Recently, we have had a few teachable moments with the boys. We have been faced with situations where they have broken a rule or abused a privilege, but rather than punish them, we have given them the opportunity to repair the damage or remediate other consequences of their behavior. In both instances, once their relief at not being in trouble subsided, they rose to the occasion and demonstrated maturity that impressed us and, more importantly, themselves.
The whole experience got me thinking about teachable moments. The writer Annie Lamott describes how she had to retrain her inner voice from one that would order her to sit down and write, using phrases like “sit your lazy ass in this chair” to one more like a gentle maternal coaxing “just try and write one paragraph you clever girl.” Clearly, one is more pleasant and arguably more effective. When we manage ourselves and our relationships skillfully we are better able to identify teachable moments.
Even our bodies have teachable moments. When someone is training for an Ironman or marathon, that is not the time to start an aggressive new yoga regime. We will not be teaching our body anything; we will just be stressing it even more. When training for an event, most bodies need days of rest and long slow stretches, extended hip openers and chest openers with lots of support. Learning to listen to the cues our body is giving us is one of the most important steps to lasting wellness.
Often teachable moments rise out of unpleasant experiences, but that isn’t always the case. Remembering how much better we feel after enough sleep can mean that when we are tempted to stay up a little too late, we remind ourselves of that good feeling. A friend and I were joking recently after a huge dinner that our diets would start Monday. Later when thinking about our conversation I realized that even that sort of habitual thinking isn’t healthy. Even though we were both kidding around it is that “I will start tomorrow” mentality that prevents us from doing so many things. Maybe the teachable moment there is just noticing the habit. Every day there are opportunities to be accountable for our behavior, to wonder whether we could have handled interactions more skillfully, with more insight or compassion for ourselves or others. I am so completely convinced that we learn more when the methods are loving and patient than swift and punitive. I am going to start paying more attention to the teachable moments in my every day. I know they are there and there is an awful lot to learn.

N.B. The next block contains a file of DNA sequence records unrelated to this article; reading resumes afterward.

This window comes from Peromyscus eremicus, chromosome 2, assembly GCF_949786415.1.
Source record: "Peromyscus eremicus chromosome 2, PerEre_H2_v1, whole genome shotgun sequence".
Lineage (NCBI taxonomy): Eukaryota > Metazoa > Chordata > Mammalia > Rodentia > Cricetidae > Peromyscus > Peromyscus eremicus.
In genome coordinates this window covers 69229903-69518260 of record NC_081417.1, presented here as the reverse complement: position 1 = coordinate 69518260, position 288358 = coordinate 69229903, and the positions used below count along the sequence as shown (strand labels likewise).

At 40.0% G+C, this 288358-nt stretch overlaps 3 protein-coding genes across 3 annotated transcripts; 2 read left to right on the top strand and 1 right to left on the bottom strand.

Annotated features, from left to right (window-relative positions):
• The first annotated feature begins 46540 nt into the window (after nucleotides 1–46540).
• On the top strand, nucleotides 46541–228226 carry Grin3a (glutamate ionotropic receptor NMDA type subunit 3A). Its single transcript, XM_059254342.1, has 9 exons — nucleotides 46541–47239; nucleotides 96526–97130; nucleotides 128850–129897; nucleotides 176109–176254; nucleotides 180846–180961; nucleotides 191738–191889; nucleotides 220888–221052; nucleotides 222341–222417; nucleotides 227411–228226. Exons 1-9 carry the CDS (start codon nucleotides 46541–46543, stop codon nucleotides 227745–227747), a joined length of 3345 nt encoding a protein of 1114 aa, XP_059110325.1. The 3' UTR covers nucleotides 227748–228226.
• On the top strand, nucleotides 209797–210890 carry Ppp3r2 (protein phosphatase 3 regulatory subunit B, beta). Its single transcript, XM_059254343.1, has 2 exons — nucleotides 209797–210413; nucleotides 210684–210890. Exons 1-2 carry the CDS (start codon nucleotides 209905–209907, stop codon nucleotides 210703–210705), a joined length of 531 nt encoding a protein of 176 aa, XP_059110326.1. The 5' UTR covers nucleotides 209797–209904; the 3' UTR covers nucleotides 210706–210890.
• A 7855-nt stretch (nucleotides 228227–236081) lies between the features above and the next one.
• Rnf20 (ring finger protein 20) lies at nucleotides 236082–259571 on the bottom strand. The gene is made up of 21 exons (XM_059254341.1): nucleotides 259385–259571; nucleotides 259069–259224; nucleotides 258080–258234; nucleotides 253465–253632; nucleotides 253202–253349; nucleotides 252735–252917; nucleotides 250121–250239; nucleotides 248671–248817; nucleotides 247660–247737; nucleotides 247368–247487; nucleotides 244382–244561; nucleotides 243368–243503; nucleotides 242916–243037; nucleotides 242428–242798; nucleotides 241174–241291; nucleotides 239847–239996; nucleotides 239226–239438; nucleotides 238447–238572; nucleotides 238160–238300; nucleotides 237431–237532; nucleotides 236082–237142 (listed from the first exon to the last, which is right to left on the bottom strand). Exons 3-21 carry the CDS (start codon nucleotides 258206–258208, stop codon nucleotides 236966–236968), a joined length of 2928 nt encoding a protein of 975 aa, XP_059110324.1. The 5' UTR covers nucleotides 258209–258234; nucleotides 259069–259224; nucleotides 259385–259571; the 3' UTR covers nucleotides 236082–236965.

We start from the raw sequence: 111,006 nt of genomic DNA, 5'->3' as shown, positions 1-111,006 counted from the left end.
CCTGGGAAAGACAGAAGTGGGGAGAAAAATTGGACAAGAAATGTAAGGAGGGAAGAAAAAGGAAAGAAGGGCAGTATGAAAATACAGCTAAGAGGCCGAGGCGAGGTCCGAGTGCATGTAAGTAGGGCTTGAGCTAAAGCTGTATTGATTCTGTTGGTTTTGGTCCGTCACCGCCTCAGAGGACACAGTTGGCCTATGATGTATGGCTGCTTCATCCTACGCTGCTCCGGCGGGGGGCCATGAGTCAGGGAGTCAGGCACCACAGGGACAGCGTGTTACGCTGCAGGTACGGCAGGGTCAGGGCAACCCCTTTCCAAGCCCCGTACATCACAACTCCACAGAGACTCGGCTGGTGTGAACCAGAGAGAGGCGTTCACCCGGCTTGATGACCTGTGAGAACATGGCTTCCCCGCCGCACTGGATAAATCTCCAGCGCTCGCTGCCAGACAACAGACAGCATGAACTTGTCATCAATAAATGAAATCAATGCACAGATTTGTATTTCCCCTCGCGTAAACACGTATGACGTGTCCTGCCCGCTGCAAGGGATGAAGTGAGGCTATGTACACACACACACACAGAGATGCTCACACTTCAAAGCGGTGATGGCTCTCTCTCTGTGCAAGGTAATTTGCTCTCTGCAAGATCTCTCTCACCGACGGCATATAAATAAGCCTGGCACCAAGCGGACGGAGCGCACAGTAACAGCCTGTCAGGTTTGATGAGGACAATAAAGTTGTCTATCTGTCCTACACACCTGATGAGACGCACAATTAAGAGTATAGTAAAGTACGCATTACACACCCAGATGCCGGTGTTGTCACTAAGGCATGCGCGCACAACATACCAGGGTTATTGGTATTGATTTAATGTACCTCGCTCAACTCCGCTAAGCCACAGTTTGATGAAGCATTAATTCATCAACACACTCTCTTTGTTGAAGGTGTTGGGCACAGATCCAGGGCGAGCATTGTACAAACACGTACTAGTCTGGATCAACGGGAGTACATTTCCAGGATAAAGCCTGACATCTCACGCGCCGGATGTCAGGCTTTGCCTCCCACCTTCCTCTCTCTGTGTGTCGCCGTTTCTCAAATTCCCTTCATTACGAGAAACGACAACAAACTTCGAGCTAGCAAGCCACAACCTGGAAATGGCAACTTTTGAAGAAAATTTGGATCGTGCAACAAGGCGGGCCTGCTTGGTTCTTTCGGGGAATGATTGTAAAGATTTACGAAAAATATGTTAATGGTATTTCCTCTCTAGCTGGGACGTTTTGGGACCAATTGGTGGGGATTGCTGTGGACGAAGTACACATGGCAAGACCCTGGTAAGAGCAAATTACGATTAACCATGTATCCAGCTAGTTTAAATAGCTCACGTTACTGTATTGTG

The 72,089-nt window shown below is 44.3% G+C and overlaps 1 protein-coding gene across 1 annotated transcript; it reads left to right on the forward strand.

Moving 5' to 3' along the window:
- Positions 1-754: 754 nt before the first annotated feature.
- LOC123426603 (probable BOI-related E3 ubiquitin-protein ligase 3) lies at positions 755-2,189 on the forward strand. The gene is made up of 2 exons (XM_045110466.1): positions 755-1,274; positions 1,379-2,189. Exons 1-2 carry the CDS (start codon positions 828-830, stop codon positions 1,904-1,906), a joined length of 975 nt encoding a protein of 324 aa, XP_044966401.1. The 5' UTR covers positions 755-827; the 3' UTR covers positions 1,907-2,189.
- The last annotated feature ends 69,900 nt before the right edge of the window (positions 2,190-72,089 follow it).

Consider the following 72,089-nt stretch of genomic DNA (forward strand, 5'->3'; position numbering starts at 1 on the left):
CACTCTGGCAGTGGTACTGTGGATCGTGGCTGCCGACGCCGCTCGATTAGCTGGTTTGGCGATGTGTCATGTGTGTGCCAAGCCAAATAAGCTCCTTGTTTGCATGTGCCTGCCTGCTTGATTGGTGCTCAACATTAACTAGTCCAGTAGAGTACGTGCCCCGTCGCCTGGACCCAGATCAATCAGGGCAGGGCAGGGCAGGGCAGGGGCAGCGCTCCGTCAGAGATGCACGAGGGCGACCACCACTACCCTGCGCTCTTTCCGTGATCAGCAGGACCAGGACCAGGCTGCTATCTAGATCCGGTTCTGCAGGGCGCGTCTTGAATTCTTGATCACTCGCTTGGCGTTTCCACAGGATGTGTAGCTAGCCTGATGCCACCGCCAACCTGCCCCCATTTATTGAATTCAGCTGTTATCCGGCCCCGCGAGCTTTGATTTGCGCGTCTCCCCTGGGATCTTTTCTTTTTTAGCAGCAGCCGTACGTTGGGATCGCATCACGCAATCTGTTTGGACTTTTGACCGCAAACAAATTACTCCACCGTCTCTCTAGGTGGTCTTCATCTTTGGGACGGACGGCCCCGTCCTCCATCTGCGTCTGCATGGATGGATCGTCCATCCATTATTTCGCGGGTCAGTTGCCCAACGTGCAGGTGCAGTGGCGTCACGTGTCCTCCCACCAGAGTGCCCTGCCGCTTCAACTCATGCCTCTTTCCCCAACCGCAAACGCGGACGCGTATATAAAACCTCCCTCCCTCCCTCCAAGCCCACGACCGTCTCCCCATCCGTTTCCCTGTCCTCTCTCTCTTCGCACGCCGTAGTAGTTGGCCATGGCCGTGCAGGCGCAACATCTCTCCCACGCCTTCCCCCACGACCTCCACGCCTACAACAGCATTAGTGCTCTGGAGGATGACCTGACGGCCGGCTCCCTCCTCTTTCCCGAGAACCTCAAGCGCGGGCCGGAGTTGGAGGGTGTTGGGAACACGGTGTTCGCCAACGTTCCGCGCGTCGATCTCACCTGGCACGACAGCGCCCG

Recently, my very dear friend Ruth Nemzoff pointed out to me that my recipes were pretty complicated, and had a lot of steps. Which seemed impractical given how busy I am and how many children I have. She is absolutely right of course. I realized that part of why I love cooking and experimenting in the kitchen is that I feel like I am doing something for my family but I don’t actually have to be with them. The kids can be running through the kitchen, and I can absolutely guiltlessly suggest that they play other places because I am. after all cooking for them. This recipe is actually not that time consuming if you use store bought gnocchi. Gnocchi is kind of fun to make especially if complicated cooking projects are an escape of sorts which clearly they are for me.
4 Russet potatoes
1 ½ cups Gluten Free flour (you can use regular, I like Pamela’s GF)
1 Tbsp Olive Oil
Salt and Pepper to taste
Start by baking the potatoes until they are soft to the touch. About an hour at 400 should do the job, slice them to cool and set them aside. Boil a large pot of water, about as much water as you would use to make any other kind of pasta (about 6 cups). Peel the potatoes while they are still warm, if they cool down too much they are harder to manipulate. I use the hand mixer to mash them after I have taken off the skins. Once they are mashed add the olive oil,salt and pepper and flour in ¼ cup intervals. I like to do this with my hands. When the mixture starts to get really doughy roll it out on a floured surface. Make 1 or 2 long snakes of dough and cut them every inch. The pieces should be bite sized, and will expand a bit when cooked. Lay out parchment paper, you will place the gnocchi on the parchment paper to cool after you have cooked it. Don’t let them touch or they will stick together. Throw your gnocchi into the boiling water, they are done when they float to the top. Gnocchi freezes well, so when I make it I make a few batches. Let them cool and then add whatever sauce you want.
Pete’s grilled pepper red sauce